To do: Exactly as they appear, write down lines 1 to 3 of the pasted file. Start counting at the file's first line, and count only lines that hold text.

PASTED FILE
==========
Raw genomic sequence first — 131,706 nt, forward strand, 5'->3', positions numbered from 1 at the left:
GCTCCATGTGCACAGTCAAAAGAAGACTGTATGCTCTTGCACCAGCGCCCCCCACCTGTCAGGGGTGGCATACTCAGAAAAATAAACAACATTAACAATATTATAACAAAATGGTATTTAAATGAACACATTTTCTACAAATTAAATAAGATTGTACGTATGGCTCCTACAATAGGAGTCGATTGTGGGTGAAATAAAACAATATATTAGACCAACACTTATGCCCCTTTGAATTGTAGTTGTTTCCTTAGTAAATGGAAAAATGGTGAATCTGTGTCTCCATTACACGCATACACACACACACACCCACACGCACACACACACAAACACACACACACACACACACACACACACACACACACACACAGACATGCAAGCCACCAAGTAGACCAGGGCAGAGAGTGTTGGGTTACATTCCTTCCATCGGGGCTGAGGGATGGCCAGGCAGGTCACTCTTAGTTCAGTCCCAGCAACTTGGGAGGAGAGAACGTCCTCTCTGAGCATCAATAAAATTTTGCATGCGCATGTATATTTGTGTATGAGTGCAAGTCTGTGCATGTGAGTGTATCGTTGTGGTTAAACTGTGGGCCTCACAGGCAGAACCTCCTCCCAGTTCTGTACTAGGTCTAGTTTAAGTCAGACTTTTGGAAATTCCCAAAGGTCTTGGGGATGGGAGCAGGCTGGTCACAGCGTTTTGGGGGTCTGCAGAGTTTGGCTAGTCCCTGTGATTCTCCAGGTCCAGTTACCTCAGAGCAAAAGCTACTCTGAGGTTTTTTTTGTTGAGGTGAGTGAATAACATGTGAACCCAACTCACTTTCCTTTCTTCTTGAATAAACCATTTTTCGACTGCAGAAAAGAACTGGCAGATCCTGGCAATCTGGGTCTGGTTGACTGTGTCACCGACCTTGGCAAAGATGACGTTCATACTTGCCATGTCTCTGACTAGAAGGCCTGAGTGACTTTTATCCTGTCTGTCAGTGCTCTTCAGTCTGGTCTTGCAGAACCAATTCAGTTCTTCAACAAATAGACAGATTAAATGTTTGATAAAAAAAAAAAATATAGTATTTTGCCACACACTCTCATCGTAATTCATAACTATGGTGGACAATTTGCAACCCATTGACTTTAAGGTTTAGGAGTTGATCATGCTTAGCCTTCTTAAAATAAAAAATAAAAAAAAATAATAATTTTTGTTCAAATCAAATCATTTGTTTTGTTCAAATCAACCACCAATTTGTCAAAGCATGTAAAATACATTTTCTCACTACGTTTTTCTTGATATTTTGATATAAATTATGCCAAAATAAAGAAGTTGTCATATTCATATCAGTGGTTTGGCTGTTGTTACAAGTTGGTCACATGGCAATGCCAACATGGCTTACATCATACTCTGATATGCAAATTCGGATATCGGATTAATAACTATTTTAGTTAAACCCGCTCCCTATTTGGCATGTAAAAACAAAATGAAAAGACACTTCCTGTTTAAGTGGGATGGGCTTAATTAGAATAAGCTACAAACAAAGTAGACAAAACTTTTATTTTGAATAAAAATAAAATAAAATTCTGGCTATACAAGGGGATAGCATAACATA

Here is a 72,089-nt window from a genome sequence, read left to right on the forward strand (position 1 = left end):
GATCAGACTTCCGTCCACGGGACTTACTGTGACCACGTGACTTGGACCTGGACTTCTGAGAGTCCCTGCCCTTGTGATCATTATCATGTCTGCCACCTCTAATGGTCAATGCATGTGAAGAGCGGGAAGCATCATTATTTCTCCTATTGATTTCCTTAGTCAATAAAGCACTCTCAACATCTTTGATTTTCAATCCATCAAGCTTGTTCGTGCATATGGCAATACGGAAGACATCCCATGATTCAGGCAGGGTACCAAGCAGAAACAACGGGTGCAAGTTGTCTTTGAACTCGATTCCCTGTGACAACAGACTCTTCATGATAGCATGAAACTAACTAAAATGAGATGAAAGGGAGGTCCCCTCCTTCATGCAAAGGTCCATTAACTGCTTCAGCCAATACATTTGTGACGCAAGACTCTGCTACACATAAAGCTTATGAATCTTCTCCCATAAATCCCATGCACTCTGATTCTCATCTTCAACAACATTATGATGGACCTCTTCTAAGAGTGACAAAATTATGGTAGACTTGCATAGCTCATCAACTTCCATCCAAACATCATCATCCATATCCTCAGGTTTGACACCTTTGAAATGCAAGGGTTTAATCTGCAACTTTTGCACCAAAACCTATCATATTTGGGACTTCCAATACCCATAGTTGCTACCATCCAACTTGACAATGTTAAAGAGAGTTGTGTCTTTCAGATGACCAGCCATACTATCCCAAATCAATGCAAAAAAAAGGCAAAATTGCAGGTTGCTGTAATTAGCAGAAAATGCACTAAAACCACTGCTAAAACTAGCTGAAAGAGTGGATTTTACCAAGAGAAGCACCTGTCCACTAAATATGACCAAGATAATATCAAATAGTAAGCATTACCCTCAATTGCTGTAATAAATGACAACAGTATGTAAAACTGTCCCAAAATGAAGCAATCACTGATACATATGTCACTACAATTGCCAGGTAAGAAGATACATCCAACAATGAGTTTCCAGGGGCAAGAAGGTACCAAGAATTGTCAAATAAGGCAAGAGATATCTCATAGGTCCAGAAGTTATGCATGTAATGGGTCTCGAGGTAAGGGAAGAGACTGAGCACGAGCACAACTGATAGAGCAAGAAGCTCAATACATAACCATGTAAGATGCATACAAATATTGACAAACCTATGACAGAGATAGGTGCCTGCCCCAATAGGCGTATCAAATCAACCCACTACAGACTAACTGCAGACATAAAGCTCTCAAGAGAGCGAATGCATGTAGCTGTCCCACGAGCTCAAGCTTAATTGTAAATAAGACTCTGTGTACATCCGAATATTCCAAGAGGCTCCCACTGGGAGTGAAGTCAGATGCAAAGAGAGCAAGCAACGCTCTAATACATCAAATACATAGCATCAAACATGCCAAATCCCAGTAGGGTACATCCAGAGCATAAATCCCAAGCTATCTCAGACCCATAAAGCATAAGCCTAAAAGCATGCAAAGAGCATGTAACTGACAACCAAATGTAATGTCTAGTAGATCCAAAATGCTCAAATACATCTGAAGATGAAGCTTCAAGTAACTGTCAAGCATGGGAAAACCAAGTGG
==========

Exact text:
Raw genomic sequence first — 131,706 nt, forward strand, 5'->3', positions numbered from 1 at the left:
GCTCCATGTGCACAGTCAAAAGAAGACTGTATGCTCTTGCACCAGCGCCCCCCACCTGTCAGGGGTGGCATACTCAGAAAAATAAACAACATTAACAATATTATAACAAAATGGTATTTAAATGAACACATTTTCTACAAATTAAATAAGATTGTACGTATGGCTCCTACAATAGGAGTCGATTGTGGGTGAAATAAAACAATATATTAGACCAACACTTATGCCCCTTTGAATTGTAGTTGTTTCCTTAGTAAATGGAAAAATGGTGAATCTGTGTCTCCATTACACGCATACACACACACACACCCACACGCACACACACACAAACACACACACACACACACACACACACACACACACACACACAGACATGCAAGCCACCAAGTAGACCAGGGCAGAGAGTGTTGGGTTACATTCCTTCCATCGGGGCTGAGGGATGGCCAGGCAGGTCACTCTTAGTTCAGTCCCAGCAACTTGGGAGGAGAGAACGTCCTCTCTGAGCATCAATAAAATTTTGCATGCGCATGTATATTTGTGTATGAGTGCAAGTCTGTGCATGTGAGTGTATCGTTGTGGTTAAACTGTGGGCCTCACAGGCAGAACCTCCTCCCAGTTCTGTACTAGGTCTAGTTTAAGTCAGACTTTTGGAAATTCCCAAAGGTCTTGGGGATGGGAGCAGGCTGGTCACAGCGTTTTGGGGGTCTGCAGAGTTTGGCTAGTCCCTGTGATTCTCCAGGTCCAGTTACCTCAGAGCAAAAGCTACTCTGAGGTTTTTTTTGTTGAGGTGAGTGAATAACATGTGAACCCAACTCACTTTCCTTTCTTCTTGAATAAACCATTTTTCGACTGCAGAAAAGAACTGGCAGATCCTGGCAATCTGGGTCTGGTTGACTGTGTCACCGACCTTGGCAAAGATGACGTTCATACTTGCCATGTCTCTGACTAGAAGGCCTGAGTGACTTTTATCCTGTCTGTCAGTGCTCTTCAGTCTGGTCTTGCAGAACCAATTCAGTTCTTCAACAAATAGACAGATTAAATGTTTGATAAAAAAAAAAAATATAGTATTTTGCCACACACTCTCATCGTAATTCATAACTATGGTGGACAATTTGCAACCCATTGACTTTAAGGTTTAGGAGTTGATCATGCTTAGCCTTCTTAAAATAAAAAATAAAAAAAAATAATAATTTTTGTTCAAATCAAATCATTTGTTTTGTTCAAATCAACCACCAATTTGTCAAAGCATGTAAAATACATTTTCTCACTACGTTTTTCTTGATATTTTGATATAAATTATGCCAAAATAAAGAAGTTGTCATATTCATATCAGTGGTTTGGCTGTTGTTACAAGTTGGTCACATGGCAATGCCAACATGGCTTACATCATACTCTGATATGCAAATTCGGATATCGGATTAATAACTATTTTAGTTAAACCCGCTCCCTATTTGGCATGTAAAAACAAAATGAAAAGACACTTCCTGTTTAAGTGGGATGGGCTTAATTAGAATAAGCTACAAACAAAGTAGACAAAACTTTTATTTTGAATAAAAATAAAATAAAATTCTGGCTATACAAGGGGATAGCATAACATA

Here is a 72,089-nt window from a genome sequence, read left to right on the forward strand (position 1 = left end):